“I told the guys I really wanted to win this game in-particular,” Robinson said. “It was big for me to come out and play for her and my family. My dad, it was tough on him losing his sister. He already lost his brother already. So it was just real tough coming out here at this time, dealing with a death in the family, just trying to keep everybody’s spirits up. Tonight was a good win for her.”
Robinson gestured to the sky in tribute to her after made buckets, and there were a lot of them. He was 6-of-8 in the fourth quarter. He was 2-for-3 from 3-point range in the quarter and the Nuggets needed all of his production to stave off the hard-charging Warriors.
In the spring of 1977 the Portland Trail Blazers won the NBA Finals and the Fremont High Tigers won the Tournament of Champions; and basketball on the West Coast was never to be the same. The TOC capped every hoops season by pitting the winners of the most respected leagues in Northern California against one another. The final, played at the Oakland Coliseum Arena, typically drew more than 18,000 fans. Sitting in the bleachers that March was 10-year-old Brian Shaw. He and his father, Charles, had come to see Fremont, with its Oakland Athletic League title and 22–1 record, face St. Joseph Notre Dame, a -private-school juggernaut from neighboring Alameda. Fremont pummeled St. Joseph 61–38 behind 21 points from star forward Phil Barner. But Brian Shaw was more intrigued by Fremont’s sixth man, a pass-first point guard and defensive ace named Lester Conner. “He was the inspiration,” Shaw says.
Ignored by virtually every major program, Conner enrolled at two junior colleges, transferred to Oregon State, led the Beavers to a No. 1 ranking and was picked by the Warriors in the first round in 1982. By then Shaw played for vaunted Bishop O’Dowd High in Oakland. In ’83, O’Dowd reached the state championship game, but, Shaw, like Conner, was the sixth man. Like Conner, Shaw would also become a first-round pick, in 1988, and he introduced a new breed of ball-handler to the NBA: “The Oakland point guard,” says Tony Ronzone, the Mavericks’ director of personnel who ran point at O’Dowd ahead of Shaw. “Tough, confident, creative, fearless. I know everybody talks about New York point guards, but look at the size of Oakland and look at who came from there.”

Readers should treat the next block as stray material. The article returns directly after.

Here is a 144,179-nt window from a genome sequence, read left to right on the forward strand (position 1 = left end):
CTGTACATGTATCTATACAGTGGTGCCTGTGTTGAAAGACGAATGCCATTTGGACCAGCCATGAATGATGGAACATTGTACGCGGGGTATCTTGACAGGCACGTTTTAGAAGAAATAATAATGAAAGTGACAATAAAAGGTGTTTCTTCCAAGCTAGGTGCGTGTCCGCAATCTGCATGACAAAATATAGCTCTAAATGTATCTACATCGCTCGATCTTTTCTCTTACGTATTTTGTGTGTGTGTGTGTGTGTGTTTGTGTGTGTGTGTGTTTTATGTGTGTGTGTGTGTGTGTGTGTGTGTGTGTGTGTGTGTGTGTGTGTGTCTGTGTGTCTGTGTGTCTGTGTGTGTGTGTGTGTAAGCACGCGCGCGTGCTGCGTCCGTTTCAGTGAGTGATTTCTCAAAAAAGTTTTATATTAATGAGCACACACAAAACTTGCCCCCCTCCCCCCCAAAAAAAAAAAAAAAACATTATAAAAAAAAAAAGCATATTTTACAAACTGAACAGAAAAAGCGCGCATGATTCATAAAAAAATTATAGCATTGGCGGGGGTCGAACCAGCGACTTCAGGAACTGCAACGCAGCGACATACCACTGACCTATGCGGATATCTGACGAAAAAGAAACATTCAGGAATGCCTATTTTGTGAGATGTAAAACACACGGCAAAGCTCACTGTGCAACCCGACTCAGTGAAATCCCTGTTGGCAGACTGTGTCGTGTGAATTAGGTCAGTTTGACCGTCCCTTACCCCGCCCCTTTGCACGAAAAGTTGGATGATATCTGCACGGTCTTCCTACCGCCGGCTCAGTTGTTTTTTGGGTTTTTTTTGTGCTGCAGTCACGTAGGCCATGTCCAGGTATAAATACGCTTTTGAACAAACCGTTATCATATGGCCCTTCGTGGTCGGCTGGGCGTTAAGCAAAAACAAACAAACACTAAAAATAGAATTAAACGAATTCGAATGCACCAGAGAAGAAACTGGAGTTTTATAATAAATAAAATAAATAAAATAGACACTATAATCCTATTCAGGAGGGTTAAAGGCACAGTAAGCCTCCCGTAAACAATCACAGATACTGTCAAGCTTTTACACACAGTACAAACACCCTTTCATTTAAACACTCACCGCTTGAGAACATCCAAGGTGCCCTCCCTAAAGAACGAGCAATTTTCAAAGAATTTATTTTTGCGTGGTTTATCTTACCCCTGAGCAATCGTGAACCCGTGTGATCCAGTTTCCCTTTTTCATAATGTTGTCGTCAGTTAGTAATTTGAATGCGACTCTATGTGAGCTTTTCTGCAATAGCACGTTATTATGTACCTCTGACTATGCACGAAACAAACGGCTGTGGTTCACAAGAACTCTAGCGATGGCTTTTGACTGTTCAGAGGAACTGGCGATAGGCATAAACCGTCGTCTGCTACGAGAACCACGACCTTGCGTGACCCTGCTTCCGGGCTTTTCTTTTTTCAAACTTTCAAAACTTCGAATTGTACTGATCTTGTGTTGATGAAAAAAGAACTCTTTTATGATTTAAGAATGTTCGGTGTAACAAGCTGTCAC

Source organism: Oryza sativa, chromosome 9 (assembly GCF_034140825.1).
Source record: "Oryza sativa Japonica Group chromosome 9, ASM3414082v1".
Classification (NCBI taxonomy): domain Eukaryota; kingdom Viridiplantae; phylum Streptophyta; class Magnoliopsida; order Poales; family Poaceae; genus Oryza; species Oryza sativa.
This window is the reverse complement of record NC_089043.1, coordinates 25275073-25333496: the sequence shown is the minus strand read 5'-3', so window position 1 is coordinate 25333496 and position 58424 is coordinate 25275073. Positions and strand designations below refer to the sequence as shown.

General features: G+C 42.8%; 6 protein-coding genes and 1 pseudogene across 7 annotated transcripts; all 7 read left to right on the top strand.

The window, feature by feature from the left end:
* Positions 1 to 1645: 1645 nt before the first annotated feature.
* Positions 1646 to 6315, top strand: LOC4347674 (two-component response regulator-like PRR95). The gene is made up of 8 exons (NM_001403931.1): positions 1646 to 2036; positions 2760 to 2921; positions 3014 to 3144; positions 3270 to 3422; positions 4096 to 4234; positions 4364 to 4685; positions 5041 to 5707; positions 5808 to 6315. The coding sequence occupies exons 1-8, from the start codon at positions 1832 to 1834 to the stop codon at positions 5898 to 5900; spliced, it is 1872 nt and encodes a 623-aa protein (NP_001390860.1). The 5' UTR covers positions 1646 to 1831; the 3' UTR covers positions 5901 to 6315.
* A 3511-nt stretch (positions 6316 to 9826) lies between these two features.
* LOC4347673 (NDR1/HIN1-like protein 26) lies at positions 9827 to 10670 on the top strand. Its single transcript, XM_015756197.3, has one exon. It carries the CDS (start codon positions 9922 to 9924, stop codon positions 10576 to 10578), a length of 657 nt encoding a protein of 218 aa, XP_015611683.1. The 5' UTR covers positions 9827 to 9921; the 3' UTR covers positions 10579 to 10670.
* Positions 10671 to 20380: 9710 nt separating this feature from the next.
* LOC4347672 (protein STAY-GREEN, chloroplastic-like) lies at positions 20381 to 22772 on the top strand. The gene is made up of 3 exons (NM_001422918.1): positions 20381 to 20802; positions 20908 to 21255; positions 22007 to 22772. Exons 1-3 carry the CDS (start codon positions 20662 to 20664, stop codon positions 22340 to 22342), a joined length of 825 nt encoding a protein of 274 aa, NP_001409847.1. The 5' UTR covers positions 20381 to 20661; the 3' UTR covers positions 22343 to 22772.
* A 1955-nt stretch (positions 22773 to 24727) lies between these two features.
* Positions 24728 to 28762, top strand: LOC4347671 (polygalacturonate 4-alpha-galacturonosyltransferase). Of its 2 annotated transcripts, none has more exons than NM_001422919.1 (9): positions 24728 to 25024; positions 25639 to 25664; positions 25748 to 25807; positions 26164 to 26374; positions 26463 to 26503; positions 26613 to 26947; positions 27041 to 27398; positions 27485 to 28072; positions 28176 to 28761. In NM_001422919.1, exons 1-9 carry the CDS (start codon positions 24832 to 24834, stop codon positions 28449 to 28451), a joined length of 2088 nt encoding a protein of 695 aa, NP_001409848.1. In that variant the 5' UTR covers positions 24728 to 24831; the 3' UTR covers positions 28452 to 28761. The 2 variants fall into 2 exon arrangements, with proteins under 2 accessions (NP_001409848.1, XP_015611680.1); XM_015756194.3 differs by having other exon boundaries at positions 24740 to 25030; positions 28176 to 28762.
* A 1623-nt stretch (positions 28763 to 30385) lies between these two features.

Oakland’s population is only 400,000, and it takes 10 minutes to drive across, so most of its floor generals were reared on the same blacktop. They gathered at Mosswood Park and Rainbow Recreation Center and a carpet warehouse by the Coliseum with baskets hanging from forklifts. Shaw played CYO games against Gary Payton. Payton played pickup games against Jason Kidd. All three shared a backcourt on a summer pro-am team. “You’re intimidated because you walk in the gym and you can hear someone talking or growling,” Kidd says. “That would be Gary. So you’re wondering, what are you really getting yourself into?”